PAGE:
Environmentally friendly lawn? Not so fast

Environmentally friendly lawn case going to trial
Lawsuit contends homeowner associations have final say over Florida friendly landscaping law.

Article Courtesy of The Orlando Sentinel

By Kevin Spear

Published May 5, 2015


Environmentally friendly lawn case going to trial.

Lawsuit contends homeowner associations have final say over Florida friendly landscaping law.
In a lawsuit advancing more slowly than grass grows, a new judge is pushing for a trial this summer over a neighborhood association's complaint that landscaping meant by a resident to be environmentally friendly is not aesthetically appropriate.

Jeffrey and Renee Parker were sued in 2012 by Summerport Residential Property Owners' Association Inc. after they planted a type of grass they chose because it needs less watering and fertilizing. But it was not specifically permitted by association rules.

The case is seen as a test of the "Florida friendly" law enacted in 2009 to promote yards that conserve the state's environment. The law says associations can't prohibit Florida-friendly landscaping but it doesn't spell out who determines which types of plants qualify.

The Parkers' lawyer, Barbara Billiot Stage, said during a hearing last week that nearly three years of litigation had accomplished little. Afterward, she blamed Summerport for using its greater financial strength to drag out pretrial proceedings.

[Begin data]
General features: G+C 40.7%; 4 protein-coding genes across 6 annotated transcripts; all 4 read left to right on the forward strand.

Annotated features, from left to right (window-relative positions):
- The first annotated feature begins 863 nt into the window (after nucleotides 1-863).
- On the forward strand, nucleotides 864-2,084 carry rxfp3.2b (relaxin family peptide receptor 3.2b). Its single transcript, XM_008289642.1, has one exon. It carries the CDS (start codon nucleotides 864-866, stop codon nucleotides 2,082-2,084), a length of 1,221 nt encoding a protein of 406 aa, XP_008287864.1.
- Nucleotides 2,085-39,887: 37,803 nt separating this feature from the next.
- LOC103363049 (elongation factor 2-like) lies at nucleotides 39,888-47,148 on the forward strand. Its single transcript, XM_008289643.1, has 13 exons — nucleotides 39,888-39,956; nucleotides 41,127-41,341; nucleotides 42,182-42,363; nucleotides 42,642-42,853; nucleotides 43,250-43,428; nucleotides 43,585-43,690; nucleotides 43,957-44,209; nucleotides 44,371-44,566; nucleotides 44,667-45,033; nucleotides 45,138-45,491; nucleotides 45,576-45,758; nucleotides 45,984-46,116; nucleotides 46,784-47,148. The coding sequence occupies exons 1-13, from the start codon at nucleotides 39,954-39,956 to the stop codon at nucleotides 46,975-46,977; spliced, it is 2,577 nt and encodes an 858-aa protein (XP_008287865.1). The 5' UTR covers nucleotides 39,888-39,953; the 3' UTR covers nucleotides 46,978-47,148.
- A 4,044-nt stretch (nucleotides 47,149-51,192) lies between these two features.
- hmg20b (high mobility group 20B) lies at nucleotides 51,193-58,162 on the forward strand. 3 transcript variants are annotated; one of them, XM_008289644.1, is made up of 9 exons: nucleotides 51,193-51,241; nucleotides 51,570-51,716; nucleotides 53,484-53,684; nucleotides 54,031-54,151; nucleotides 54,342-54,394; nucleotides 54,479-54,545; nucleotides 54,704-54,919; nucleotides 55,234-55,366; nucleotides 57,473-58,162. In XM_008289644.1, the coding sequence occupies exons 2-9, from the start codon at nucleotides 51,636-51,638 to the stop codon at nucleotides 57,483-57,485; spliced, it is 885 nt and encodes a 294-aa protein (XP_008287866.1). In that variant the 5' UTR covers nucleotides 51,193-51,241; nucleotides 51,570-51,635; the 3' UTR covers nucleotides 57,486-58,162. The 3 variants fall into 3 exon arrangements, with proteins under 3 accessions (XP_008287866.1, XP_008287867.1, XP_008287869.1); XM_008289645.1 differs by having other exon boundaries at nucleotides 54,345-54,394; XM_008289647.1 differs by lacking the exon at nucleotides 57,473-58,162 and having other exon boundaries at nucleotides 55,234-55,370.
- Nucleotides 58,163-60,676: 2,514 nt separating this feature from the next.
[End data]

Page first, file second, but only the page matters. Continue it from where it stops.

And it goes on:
"We have invested a lot with nothing being done," said Stage, who specializes in legal matters of homeowner associations. She is not charging the Parkers, who are covering fees and expenses and are vulnerable to paying association legal fees if they lose the case.

Summerport's lawyer, the second to handle the lawsuit for the association, said he does not know why the case is in its third year.

"I want to get it to trial," Robert Taylor said to Judge Tina Caraballo.

Lawyers scheduled the trial for July 8 after Caraballo asked for a date within 90 days.

The Summerport community is near Windermere in west Orange County. Many of its homes were built in the 2000s and generally feature lawns of St. Augustine grass, which has come under fire as contributing to water pollution and shortages.

The Parkers planted Argentine Bahia grass, expecting to lessen the amount of irrigation and fertilizer they had been applying to previous lawns consisting of St. Augustine grass.

Summerport requires residents to have St. Augustine or zoysia grass in their lawns.

A complicating issue is the Parkers' claim — which association lawyers have denied — that they tried to get association approval but were ignored.
Much more compelling to environmentalists, state officials and professionals involved with homeowner associations is the potential to learn whether the Florida-friendly law can trump association rules.

Shortly after the lawsuit was filed, a West Palm Beach lawyer commented that "a new lawsuit filed by a neighborhood association in Orange County, Florida, against a homeowner should add some clarity as to how the courts will apply this controversial law."

"Our other South Florida community association attorneys and I will continue to keep a close eye on the outcome of this case," Laura Manning-Hudson said in her blog post.

Stage said her client's choice of Bahia grass and other plants squarely meets the goal lawmakers had in mind when they passed the Florida-friendly law.
"It is the right plant in the right place," Stage said.

Summerport's lawyer said the law does not give final say to homeowners.

"It all goes back to the question of who makes the final decision from an aesthetic standpoint, factoring in the right plant in the right place," Taylor said. "St. Augustine grass and zoysia grass are both Florida-friendly grasses."